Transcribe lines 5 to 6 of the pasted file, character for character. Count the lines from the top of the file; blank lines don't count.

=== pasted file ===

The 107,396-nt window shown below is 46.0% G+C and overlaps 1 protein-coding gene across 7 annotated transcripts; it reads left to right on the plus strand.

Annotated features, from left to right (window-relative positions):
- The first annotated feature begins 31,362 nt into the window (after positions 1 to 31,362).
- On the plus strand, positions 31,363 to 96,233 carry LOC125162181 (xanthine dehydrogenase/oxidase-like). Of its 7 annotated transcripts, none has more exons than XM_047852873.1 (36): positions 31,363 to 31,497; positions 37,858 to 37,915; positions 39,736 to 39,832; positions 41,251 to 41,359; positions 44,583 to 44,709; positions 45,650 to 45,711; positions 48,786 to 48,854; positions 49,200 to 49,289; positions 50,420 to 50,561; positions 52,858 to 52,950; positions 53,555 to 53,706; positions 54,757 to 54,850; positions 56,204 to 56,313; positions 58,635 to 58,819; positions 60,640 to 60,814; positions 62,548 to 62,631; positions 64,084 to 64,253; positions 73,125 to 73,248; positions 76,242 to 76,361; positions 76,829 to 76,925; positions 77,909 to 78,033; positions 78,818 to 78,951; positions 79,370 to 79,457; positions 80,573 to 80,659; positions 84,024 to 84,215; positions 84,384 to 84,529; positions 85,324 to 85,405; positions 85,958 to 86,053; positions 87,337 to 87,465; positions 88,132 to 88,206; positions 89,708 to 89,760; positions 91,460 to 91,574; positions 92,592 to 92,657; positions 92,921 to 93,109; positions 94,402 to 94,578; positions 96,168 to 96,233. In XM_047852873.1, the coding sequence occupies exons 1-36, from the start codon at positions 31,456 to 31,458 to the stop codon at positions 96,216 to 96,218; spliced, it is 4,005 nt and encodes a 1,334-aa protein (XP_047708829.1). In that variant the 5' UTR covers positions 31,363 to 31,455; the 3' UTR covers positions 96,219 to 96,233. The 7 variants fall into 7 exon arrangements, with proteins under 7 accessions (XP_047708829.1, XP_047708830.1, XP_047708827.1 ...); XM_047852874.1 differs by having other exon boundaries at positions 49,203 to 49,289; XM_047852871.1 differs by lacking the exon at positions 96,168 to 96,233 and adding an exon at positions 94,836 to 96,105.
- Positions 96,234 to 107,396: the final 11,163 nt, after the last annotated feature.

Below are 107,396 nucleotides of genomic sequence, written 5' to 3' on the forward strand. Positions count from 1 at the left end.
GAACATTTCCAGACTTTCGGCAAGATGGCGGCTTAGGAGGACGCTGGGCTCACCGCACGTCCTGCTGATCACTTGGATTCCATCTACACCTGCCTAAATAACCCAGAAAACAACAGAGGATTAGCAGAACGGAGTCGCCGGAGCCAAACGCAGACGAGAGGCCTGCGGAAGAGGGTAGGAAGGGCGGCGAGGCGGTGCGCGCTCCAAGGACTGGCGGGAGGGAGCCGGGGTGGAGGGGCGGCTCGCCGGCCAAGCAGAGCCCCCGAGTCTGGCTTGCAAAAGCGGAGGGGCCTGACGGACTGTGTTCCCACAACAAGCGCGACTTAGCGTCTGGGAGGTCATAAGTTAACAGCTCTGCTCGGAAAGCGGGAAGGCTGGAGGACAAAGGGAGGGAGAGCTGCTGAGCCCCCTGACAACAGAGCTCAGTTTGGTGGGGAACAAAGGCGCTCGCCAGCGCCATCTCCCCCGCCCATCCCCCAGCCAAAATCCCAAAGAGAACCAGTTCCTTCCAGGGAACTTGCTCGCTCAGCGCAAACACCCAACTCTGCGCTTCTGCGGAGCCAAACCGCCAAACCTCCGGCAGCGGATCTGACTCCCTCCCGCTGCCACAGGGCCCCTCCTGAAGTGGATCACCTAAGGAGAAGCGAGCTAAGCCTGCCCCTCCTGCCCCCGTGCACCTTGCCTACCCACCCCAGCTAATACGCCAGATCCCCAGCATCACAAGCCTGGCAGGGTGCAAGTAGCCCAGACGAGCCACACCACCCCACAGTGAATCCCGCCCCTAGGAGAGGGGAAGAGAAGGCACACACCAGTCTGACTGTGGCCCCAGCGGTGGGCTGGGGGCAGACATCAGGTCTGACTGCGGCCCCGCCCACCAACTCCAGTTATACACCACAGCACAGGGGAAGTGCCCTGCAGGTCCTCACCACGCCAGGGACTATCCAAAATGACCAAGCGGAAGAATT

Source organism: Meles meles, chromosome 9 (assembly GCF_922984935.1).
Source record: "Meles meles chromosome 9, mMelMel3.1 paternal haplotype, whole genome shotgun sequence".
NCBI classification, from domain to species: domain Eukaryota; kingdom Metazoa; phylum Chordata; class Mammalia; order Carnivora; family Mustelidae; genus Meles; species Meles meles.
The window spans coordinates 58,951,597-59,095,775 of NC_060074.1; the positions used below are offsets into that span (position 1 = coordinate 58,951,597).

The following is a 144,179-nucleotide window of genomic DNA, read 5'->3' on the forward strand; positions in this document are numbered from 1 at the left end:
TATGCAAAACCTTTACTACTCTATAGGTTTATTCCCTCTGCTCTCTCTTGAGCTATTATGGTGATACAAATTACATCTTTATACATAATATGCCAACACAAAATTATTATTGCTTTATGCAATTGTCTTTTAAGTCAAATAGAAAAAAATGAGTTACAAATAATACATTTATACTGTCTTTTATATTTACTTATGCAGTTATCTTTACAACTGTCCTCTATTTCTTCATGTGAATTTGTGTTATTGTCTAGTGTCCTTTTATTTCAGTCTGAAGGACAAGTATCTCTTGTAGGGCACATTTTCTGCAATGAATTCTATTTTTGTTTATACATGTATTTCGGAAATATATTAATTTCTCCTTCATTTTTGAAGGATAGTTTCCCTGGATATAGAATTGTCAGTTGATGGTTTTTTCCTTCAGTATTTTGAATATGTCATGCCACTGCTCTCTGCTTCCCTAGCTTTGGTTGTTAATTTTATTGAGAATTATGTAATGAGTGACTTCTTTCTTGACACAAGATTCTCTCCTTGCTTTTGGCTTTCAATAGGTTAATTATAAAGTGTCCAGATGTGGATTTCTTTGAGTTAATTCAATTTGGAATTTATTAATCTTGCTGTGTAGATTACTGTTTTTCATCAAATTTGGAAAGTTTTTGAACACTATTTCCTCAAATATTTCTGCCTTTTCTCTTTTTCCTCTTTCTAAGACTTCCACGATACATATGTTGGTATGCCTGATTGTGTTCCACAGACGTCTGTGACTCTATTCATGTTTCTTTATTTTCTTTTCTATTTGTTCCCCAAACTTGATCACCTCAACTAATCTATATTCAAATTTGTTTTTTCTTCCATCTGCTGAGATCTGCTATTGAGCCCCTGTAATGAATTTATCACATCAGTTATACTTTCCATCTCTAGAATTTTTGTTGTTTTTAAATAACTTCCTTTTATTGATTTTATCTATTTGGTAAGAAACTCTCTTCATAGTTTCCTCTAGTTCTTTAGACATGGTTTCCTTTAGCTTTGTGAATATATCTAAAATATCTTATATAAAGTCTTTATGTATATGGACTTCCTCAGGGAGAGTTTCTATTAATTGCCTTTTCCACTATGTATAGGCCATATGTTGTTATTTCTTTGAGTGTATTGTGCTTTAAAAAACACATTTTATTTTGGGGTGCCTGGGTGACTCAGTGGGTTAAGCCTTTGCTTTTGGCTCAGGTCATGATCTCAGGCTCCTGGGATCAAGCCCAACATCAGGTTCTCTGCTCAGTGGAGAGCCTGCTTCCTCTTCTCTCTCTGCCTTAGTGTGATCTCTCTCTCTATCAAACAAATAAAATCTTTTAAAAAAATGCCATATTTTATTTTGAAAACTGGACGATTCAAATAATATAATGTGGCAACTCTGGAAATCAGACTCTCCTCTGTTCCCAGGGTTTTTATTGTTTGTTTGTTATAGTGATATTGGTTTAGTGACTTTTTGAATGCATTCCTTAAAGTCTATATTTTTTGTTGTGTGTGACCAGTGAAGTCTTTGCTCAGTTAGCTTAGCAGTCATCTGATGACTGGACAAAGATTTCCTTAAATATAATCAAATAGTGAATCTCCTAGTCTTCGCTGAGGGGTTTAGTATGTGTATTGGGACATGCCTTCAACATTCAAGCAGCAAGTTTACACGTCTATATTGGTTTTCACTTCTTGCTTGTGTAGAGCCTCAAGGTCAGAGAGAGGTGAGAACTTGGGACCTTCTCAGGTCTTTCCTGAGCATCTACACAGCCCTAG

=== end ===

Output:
- Positions 96,234 to 107,396: the final 11,163 nt, after the last annotated feature.

Below are 107,396 nucleotides of genomic sequence, written 5' to 3' on the forward strand. Positions count from 1 at the left end.